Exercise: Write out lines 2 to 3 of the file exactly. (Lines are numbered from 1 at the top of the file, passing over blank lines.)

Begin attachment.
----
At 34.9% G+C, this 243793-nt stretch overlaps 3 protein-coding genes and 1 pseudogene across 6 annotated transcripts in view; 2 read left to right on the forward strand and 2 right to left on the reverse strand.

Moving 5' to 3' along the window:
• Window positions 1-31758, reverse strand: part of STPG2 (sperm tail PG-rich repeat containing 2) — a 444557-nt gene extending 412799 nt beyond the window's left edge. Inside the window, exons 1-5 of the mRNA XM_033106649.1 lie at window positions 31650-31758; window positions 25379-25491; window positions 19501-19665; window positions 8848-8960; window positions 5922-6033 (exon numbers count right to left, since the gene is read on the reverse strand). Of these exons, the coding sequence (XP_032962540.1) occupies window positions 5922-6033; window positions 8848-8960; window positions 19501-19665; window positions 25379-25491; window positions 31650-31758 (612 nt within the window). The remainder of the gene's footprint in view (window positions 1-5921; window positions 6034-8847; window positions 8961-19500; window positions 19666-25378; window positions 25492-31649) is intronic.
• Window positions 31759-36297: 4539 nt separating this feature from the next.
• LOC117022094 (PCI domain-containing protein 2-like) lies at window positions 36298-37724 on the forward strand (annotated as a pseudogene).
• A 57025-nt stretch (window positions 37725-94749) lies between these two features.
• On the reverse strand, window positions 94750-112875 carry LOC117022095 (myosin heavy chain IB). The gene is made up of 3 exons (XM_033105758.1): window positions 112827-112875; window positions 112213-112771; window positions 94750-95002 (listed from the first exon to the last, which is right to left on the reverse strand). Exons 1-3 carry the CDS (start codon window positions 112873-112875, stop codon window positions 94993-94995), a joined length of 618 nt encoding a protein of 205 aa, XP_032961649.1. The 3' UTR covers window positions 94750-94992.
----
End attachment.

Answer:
Moving 5' to 3' along the window:
• Window positions 1-31758, reverse strand: part of STPG2 (sperm tail PG-rich repeat containing 2) — a 444557-nt gene extending 412799 nt beyond the window's left edge. Inside the window, exons 1-5 of the mRNA XM_033106649.1 lie at window positions 31650-31758; window positions 25379-25491; window positions 19501-19665; window positions 8848-8960; window positions 5922-6033 (exon numbers count right to left, since the gene is read on the reverse strand). Of these exons, the coding sequence (XP_032962540.1) occupies window positions 5922-6033; window positions 8848-8960; window positions 19501-19665; window positions 25379-25491; window positions 31650-31758 (612 nt within the window). The remainder of the gene's footprint in view (window positions 1-5921; window positions 6034-8847; window positions 8961-19500; window positions 19666-25378; window positions 25492-31649) is intronic.